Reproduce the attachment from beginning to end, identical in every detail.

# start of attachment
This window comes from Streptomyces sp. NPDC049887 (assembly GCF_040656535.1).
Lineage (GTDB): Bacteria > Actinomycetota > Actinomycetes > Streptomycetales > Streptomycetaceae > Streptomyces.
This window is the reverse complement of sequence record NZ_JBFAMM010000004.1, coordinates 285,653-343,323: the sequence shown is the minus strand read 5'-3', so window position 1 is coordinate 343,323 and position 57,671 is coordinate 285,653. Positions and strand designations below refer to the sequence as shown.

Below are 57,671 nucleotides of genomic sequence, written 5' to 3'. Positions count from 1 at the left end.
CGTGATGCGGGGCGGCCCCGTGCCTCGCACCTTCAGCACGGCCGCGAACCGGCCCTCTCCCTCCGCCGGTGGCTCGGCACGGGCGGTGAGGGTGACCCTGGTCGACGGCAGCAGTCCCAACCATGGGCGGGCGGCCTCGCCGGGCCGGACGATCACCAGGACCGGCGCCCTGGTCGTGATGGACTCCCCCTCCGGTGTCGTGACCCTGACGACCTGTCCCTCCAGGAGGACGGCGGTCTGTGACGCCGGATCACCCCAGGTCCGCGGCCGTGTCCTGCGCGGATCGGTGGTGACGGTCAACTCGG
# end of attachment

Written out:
This window comes from Streptomyces sp. NPDC049887 (assembly GCF_040656535.1).
Lineage (GTDB): Bacteria > Actinomycetota > Actinomycetes > Streptomycetales > Streptomycetaceae > Streptomyces.
This window is the reverse complement of sequence record NZ_JBFAMM010000004.1, coordinates 285,653-343,323: the sequence shown is the minus strand read 5'-3', so window position 1 is coordinate 343,323 and position 57,671 is coordinate 285,653. Positions and strand designations below refer to the sequence as shown.

Below are 57,671 nucleotides of genomic sequence, written 5' to 3'. Positions count from 1 at the left end.
CGTGATGCGGGGCGGCCCCGTGCCTCGCACCTTCAGCACGGCCGCGAACCGGCCCTCTCCCTCCGCCGGTGGCTCGGCACGGGCGGTGAGGGTGACCCTGGTCGACGGCAGCAGTCCCAACCATGGGCGGGCGGCCTCGCCGGGCCGGACGATCACCAGGACCGGCGCCCTGGTCGTGATGGACTCCCCCTCCGGTGTCGTGACCCTGACGACCTGTCCCTCCAGGAGGACGGCGGTCTGTGACGCCGGATCACCCCAGGTCCGCGGCCGTGTCCTGCGCGGATCGGTGGTGACGGTCAACTCGG